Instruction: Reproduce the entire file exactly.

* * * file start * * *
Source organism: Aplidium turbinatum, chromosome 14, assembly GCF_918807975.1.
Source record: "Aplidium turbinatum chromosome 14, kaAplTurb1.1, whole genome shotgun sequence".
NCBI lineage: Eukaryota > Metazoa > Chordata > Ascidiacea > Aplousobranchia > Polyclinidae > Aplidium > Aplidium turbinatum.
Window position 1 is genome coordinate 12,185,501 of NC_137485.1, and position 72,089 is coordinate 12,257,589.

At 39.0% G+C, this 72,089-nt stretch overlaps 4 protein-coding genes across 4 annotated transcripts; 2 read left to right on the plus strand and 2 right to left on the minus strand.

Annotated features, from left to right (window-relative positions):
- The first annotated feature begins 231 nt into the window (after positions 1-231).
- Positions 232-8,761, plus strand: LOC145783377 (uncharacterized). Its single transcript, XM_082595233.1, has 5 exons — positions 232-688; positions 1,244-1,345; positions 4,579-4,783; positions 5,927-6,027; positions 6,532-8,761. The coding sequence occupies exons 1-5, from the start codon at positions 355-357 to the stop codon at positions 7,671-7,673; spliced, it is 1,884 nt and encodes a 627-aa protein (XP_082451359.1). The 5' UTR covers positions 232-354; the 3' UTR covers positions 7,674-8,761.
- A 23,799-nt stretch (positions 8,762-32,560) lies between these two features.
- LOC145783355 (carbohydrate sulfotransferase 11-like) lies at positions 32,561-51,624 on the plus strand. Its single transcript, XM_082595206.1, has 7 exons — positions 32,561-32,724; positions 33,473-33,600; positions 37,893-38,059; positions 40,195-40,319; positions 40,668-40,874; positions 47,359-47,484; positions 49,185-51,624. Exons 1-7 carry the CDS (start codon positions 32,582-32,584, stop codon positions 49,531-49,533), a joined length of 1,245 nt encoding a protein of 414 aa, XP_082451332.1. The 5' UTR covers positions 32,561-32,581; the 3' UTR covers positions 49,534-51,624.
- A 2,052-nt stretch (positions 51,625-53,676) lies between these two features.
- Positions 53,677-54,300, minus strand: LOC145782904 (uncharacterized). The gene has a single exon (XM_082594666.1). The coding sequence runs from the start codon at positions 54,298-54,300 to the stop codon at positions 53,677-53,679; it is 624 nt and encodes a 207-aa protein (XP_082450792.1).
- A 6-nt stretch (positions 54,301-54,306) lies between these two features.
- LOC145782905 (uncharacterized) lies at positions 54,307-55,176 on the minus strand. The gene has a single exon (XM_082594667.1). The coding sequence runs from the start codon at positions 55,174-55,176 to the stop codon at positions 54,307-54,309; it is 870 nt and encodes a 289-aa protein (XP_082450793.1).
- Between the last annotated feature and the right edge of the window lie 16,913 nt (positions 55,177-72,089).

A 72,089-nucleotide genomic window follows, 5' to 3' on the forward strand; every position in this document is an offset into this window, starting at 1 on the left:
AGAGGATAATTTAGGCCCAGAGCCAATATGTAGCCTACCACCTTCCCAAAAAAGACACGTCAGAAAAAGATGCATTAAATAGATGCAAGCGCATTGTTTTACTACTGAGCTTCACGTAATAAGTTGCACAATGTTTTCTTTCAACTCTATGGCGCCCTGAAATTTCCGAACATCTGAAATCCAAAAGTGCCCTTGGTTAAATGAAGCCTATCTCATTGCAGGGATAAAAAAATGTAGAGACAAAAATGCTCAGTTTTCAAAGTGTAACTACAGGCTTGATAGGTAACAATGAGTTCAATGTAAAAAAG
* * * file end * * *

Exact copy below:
Source organism: Aplidium turbinatum, chromosome 14, assembly GCF_918807975.1.
Source record: "Aplidium turbinatum chromosome 14, kaAplTurb1.1, whole genome shotgun sequence".
NCBI lineage: Eukaryota > Metazoa > Chordata > Ascidiacea > Aplousobranchia > Polyclinidae > Aplidium > Aplidium turbinatum.
Window position 1 is genome coordinate 12,185,501 of NC_137485.1, and position 72,089 is coordinate 12,257,589.

At 39.0% G+C, this 72,089-nt stretch overlaps 4 protein-coding genes across 4 annotated transcripts; 2 read left to right on the plus strand and 2 right to left on the minus strand.

Annotated features, from left to right (window-relative positions):
- The first annotated feature begins 231 nt into the window (after positions 1-231).
- Positions 232-8,761, plus strand: LOC145783377 (uncharacterized). Its single transcript, XM_082595233.1, has 5 exons — positions 232-688; positions 1,244-1,345; positions 4,579-4,783; positions 5,927-6,027; positions 6,532-8,761. The coding sequence occupies exons 1-5, from the start codon at positions 355-357 to the stop codon at positions 7,671-7,673; spliced, it is 1,884 nt and encodes a 627-aa protein (XP_082451359.1). The 5' UTR covers positions 232-354; the 3' UTR covers positions 7,674-8,761.
- A 23,799-nt stretch (positions 8,762-32,560) lies between these two features.
- LOC145783355 (carbohydrate sulfotransferase 11-like) lies at positions 32,561-51,624 on the plus strand. Its single transcript, XM_082595206.1, has 7 exons — positions 32,561-32,724; positions 33,473-33,600; positions 37,893-38,059; positions 40,195-40,319; positions 40,668-40,874; positions 47,359-47,484; positions 49,185-51,624. Exons 1-7 carry the CDS (start codon positions 32,582-32,584, stop codon positions 49,531-49,533), a joined length of 1,245 nt encoding a protein of 414 aa, XP_082451332.1. The 5' UTR covers positions 32,561-32,581; the 3' UTR covers positions 49,534-51,624.
- A 2,052-nt stretch (positions 51,625-53,676) lies between these two features.
- Positions 53,677-54,300, minus strand: LOC145782904 (uncharacterized). The gene has a single exon (XM_082594666.1). The coding sequence runs from the start codon at positions 54,298-54,300 to the stop codon at positions 53,677-53,679; it is 624 nt and encodes a 207-aa protein (XP_082450792.1).
- A 6-nt stretch (positions 54,301-54,306) lies between these two features.
- LOC145782905 (uncharacterized) lies at positions 54,307-55,176 on the minus strand. The gene has a single exon (XM_082594667.1). The coding sequence runs from the start codon at positions 55,174-55,176 to the stop codon at positions 54,307-54,309; it is 870 nt and encodes a 289-aa protein (XP_082450793.1).
- Between the last annotated feature and the right edge of the window lie 16,913 nt (positions 55,177-72,089).

A 72,089-nucleotide genomic window follows, 5' to 3' on the forward strand; every position in this document is an offset into this window, starting at 1 on the left:
AGAGGATAATTTAGGCCCAGAGCCAATATGTAGCCTACCACCTTCCCAAAAAAGACACGTCAGAAAAAGATGCATTAAATAGATGCAAGCGCATTGTTTTACTACTGAGCTTCACGTAATAAGTTGCACAATGTTTTCTTTCAACTCTATGGCGCCCTGAAATTTCCGAACATCTGAAATCCAAAAGTGCCCTTGGTTAAATGAAGCCTATCTCATTGCAGGGATAAAAAAATGTAGAGACAAAAATGCTCAGTTTTCAAAGTGTAACTACAGGCTTGATAGGTAACAATGAGTTCAATGTAAAAAAG